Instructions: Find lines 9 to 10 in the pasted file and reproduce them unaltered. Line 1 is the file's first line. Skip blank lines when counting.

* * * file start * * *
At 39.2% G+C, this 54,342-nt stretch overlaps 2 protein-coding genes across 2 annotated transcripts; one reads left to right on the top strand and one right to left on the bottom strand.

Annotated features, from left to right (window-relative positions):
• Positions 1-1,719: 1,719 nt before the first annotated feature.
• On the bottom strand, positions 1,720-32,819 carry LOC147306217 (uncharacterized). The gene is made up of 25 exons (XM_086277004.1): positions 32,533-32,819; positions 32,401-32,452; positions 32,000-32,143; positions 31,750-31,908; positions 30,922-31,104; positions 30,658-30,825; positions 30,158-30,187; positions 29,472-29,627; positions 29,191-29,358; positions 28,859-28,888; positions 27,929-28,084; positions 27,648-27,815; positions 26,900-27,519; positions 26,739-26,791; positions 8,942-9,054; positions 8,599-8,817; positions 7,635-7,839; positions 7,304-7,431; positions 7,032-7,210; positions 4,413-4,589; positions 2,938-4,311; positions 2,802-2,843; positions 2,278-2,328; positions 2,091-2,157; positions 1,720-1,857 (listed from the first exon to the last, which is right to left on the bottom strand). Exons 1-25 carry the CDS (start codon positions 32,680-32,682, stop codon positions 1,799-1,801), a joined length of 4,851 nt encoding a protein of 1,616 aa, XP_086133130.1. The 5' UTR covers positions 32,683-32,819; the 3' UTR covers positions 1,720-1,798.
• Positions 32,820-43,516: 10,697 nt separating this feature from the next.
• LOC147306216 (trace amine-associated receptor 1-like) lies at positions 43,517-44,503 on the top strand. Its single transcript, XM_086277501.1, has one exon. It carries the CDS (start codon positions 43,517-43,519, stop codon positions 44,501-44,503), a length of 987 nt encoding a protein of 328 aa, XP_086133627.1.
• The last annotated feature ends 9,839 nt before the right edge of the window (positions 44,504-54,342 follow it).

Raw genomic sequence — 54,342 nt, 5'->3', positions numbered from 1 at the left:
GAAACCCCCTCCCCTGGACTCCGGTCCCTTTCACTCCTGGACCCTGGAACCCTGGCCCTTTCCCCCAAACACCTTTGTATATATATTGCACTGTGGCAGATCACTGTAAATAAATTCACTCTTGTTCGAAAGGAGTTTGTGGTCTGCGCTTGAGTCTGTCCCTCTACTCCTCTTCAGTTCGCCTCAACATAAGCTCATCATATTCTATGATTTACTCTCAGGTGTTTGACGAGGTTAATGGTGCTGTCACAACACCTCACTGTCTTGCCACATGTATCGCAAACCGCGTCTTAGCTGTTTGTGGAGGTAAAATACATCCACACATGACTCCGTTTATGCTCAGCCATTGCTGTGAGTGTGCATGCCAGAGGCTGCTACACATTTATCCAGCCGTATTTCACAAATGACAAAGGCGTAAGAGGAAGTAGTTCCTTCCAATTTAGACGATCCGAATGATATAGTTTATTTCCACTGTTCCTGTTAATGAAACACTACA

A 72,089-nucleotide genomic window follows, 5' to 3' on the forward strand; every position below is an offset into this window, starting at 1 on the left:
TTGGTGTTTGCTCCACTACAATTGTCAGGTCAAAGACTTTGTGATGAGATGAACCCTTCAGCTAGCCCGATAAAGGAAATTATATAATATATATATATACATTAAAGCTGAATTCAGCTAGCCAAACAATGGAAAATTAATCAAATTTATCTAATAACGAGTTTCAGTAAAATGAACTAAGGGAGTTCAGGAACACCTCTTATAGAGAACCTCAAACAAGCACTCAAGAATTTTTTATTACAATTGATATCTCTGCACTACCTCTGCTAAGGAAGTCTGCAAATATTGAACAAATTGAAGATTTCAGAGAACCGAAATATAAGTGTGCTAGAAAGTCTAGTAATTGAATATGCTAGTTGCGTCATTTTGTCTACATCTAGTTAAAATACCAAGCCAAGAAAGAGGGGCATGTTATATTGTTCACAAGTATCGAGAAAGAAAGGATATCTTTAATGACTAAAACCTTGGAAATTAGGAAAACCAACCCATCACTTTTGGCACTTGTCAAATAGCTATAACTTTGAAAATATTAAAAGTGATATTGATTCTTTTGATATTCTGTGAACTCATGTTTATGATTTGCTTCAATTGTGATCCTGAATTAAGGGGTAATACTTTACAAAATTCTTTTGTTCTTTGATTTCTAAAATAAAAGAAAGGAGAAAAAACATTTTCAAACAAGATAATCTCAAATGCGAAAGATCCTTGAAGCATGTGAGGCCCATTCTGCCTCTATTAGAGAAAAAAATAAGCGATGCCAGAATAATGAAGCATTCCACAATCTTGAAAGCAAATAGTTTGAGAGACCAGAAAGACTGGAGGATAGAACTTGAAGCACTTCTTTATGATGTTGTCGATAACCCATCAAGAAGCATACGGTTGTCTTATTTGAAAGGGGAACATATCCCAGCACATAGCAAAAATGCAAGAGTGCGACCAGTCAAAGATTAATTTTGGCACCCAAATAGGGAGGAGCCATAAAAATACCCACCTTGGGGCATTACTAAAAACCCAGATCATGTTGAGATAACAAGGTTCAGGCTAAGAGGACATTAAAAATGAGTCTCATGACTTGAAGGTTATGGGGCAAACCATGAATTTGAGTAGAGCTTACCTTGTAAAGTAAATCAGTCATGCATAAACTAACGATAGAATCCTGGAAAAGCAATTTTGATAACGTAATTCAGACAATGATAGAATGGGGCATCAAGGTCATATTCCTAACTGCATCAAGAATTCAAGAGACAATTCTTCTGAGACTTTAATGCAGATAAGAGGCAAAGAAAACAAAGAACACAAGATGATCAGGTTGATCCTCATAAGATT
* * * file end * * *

GAAACCCCCTCCCCTGGACTCCGGTCCCTTTCACTCCTGGACCCTGGAACCCTGGCCCTTTCCCCCAAACACCTTTGTATATATATTGCACTGTGGCAGATCACTGTAAATAAATTCACTCTTGTTCGAAAGGAGTTTGTGGTCTGCGCTTGAGTCTGTCCCTCTACTCCTCTTCAGTTCGCCTCAACATAAGCTCATCATATTCTATGATTTACTCTCAGGTGTTTGACGAGGTTAATGGTGCTGTCACAACACCTCACTGTCTTGCCACATGTATCGCAAACCGCGTCTTAGCTGTTTGTGGAGGTAAAATACATCCACACATGACTCCGTTTATGCTCAGCCATTGCTGTGAGTGTGCATGCCAGAGGCTGCTACACATTTATCCAGCCGTATTTCACAAATGACAAAGGCGTAAGAGGAAGTAGTTCCTTCCAATTTAGACGATCCGAATGATATAGTTTATTTCCACTGTTCCTGTTAATGAAACACTACA

A 72,089-nucleotide genomic window follows, 5' to 3' on the forward strand; every position below is an offset into this window, starting at 1 on the left: